Published on: Mar 7, 2009
Service Charge Collection
If you’re a director (or even an owner) in a management company, service charge collection will be one of your priorities. However distasteful it may seem, without those service charges, nothing happens. The bins will start piling up, the lift won’t work and it’ll be very dark at night on the stairs.
Unfortunately not everyone will see it that way. Some people didn’t realise when they moved in that service charges are part and parcel of apartment living. Others will think they’re not getting value for money. Some people will prioritise other things above service charges. There are some things you can do to help keep the cash flowing.
* Communicate well
If people understand what they’re paying for, where their money is going and that it’s not being pocketed by you, the managing agent or anyone else (lots of people do believe those even if they’re rarely true), they’ll be happier paying. If they can see the effects of their service charge (painted walls, clean carpets, etc), they’ll be even more likely to pay. Prioritise visible things once the essentials are paid for.
* Get people involved
Get people to help you look for new companies. Not only will they help you conduct more thorough tenders but they’ll be happier paying if they know they’re getting good value for money.
* Send bills out early
Give people time to digest the bill, to talk to you, ask questions and clear up any confusion. Give them time to gather the money.
* Be flexible in accepting payments
If you can, accept payment every month or even any quarter instead of just once a year. It will make it easier for people to afford. Be careful because cash flow can become a problem, especially if people stop paying in the middle of the year.
If you’ve done all that and you’re still having problems, you’re not alone. Here are some more forceful measures people have been forced to take.
* Charge interest to the owner.
This can only be done if your Lease Agreement specifies it. It can rack up very quickly so it’s in owners interests to pay you as soon as possible.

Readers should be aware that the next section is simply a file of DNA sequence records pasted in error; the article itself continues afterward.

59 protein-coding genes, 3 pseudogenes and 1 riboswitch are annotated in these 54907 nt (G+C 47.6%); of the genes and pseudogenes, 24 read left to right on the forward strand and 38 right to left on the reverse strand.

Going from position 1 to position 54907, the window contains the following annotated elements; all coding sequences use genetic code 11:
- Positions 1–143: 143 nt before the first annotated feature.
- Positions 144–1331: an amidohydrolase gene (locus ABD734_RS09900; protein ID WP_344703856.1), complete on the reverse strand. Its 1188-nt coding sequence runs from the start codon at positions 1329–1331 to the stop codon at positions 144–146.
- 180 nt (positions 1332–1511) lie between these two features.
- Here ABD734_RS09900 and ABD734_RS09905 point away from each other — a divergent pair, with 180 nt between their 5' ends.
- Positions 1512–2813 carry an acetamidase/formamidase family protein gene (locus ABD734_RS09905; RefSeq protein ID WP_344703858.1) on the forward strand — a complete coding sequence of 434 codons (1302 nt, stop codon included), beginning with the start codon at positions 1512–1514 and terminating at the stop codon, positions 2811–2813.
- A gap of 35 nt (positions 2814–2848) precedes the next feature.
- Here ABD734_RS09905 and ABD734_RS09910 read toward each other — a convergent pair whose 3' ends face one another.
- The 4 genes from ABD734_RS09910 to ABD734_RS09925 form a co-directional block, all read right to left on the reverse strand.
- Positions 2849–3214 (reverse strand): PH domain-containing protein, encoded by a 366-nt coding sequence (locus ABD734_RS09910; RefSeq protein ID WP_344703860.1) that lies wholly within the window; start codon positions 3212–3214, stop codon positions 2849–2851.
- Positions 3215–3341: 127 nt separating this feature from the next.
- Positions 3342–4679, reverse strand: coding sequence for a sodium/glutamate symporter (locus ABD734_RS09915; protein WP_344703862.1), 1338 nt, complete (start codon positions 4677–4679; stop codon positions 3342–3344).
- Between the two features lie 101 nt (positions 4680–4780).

* Send warning letters through BusinessPro.ie
These letters will go out on Stubbs Gazette (a newsletter of all people who’ve had High Court payment judgements against them) headed paper and usually get a prompt response.
* Deny interest letters
If the owner wants to change their mortgage provider, the bank will ask the management company for an interest letter. You can refuse to issue these letters until the service charge has been paid.
* Deny parking permits
If your block or estate operates a parking permit scheme, you could refuse to issue or renew parking permits for owners who are in debt.
* Hire a debt collection solicitor.
These are firms who specialise in collecting payments. They’re not the ‘show up at your job’ or ‘send the boys to your door late at night’ type of people you’re probably thinking of. The truth is rather more mundane. They send the dreaded solicitors letters. If that fails, they’ll take the owner to court where you should get a payment order or instalment order. Depending on your lease agreement, you should be able to charge the solicitors and court costs back to the owner.
* Insurance Policy
Every service charge includes a contribution towards the block insurance policy. If a person is a persistent non-payer, you might be able to instruct your insurance company to remove them from the list of policy beneficiaries. This means that if there are any problems in their unit, they won’t be able to claim from the block policy. The insurance company should also notify the owners mortgage bank (if any) to let them know the unit is uninsured. This should void their mortgage forcing them to pay or sell. This is a risky option because their lease agreement states that you must provide cover but it has been done for people who have never paid at all. However, for unknown reasons, none of the banks involved took any action.
Hopefully by the time you’ve done all that, you’re finances will be a better state. You do need to keep an eye on it then to make sure that actions are being carried through and that new offenders don’t slip in unnoticed. Also make sure not to rely on managing agents – collecting fees isn’t always top of their priorities.